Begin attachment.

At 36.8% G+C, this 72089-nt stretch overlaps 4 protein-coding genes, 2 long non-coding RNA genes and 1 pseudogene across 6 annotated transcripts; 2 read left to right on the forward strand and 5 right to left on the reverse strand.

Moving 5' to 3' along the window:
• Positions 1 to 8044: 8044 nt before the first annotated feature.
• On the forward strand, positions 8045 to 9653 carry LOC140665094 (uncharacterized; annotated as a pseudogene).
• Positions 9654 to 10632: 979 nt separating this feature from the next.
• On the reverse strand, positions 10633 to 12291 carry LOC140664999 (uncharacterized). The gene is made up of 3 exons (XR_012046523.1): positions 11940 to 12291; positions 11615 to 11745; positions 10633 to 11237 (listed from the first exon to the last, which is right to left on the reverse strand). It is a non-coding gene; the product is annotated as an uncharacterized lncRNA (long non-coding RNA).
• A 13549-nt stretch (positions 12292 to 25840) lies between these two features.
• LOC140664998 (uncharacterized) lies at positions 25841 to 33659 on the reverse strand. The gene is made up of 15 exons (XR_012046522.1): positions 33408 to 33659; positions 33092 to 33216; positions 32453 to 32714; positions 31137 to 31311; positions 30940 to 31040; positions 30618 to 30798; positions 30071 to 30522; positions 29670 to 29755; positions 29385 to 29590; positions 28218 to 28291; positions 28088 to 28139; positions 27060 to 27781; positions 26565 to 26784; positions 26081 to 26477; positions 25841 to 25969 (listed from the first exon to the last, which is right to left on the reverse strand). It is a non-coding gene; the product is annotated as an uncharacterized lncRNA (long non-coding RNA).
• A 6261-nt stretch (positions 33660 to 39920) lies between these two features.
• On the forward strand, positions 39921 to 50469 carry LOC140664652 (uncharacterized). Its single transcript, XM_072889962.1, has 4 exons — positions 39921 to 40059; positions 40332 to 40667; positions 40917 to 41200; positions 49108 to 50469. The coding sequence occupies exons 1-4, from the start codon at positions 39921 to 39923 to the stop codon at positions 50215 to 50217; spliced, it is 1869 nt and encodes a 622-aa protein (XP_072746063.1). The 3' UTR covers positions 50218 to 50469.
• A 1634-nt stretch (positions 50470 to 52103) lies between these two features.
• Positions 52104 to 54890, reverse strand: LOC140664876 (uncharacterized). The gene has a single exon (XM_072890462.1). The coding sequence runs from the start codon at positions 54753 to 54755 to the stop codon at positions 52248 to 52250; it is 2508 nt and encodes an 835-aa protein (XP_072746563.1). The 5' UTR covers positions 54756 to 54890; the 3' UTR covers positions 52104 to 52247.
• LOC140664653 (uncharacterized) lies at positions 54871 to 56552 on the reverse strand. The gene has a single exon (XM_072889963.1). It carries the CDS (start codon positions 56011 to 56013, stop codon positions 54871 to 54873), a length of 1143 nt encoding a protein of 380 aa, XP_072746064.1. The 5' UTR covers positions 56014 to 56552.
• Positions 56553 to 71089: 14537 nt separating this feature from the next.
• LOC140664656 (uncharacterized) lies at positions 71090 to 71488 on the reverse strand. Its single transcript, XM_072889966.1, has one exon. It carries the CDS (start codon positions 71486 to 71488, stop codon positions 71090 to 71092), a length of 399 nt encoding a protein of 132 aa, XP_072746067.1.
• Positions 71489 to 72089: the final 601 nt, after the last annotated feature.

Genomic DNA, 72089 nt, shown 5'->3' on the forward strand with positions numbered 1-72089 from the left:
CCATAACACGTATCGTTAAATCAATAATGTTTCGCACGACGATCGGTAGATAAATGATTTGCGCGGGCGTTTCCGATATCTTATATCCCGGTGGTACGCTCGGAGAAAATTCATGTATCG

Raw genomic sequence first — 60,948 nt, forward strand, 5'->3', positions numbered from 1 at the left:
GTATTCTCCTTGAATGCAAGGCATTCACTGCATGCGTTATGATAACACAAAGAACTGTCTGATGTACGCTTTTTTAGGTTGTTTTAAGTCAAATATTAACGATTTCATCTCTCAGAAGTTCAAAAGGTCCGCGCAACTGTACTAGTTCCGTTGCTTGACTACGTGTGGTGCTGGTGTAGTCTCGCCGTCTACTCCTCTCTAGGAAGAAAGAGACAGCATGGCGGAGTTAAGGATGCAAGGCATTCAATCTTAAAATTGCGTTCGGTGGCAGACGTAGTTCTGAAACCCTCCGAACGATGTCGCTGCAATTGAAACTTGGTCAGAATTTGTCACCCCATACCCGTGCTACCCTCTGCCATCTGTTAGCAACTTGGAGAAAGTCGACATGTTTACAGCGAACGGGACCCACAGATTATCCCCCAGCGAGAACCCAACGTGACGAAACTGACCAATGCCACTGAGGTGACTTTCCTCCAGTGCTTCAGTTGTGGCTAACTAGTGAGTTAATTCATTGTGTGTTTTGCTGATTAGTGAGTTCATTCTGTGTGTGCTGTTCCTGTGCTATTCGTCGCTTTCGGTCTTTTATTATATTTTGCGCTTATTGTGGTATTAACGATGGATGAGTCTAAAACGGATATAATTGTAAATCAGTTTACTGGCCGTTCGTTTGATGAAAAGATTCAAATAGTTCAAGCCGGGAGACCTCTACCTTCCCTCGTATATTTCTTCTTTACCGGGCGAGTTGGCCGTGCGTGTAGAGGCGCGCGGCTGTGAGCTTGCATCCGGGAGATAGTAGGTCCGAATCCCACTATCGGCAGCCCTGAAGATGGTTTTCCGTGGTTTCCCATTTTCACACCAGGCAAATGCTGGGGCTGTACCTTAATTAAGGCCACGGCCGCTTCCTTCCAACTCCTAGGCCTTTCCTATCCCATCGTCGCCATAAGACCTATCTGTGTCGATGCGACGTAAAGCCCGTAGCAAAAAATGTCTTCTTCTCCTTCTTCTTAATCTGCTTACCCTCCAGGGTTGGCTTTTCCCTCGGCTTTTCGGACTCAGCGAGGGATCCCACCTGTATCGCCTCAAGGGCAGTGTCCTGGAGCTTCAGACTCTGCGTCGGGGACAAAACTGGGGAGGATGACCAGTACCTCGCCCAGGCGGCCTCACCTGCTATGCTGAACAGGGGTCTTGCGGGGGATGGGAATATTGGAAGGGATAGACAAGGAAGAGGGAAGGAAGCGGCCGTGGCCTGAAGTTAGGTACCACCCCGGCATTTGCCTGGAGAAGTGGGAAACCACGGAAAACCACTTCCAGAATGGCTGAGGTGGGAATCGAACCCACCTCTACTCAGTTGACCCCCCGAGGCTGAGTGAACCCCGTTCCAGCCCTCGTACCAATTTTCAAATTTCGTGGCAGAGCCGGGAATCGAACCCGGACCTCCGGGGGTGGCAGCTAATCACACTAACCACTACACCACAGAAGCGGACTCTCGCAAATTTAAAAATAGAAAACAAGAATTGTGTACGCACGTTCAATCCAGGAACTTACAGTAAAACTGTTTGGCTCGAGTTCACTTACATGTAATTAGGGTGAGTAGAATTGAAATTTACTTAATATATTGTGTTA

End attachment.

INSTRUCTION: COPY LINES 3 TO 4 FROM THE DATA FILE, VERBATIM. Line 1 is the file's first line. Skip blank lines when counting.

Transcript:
• Positions 1 to 8044: 8044 nt before the first annotated feature.
• On the forward strand, positions 8045 to 9653 carry LOC140665094 (uncharacterized; annotated as a pseudogene).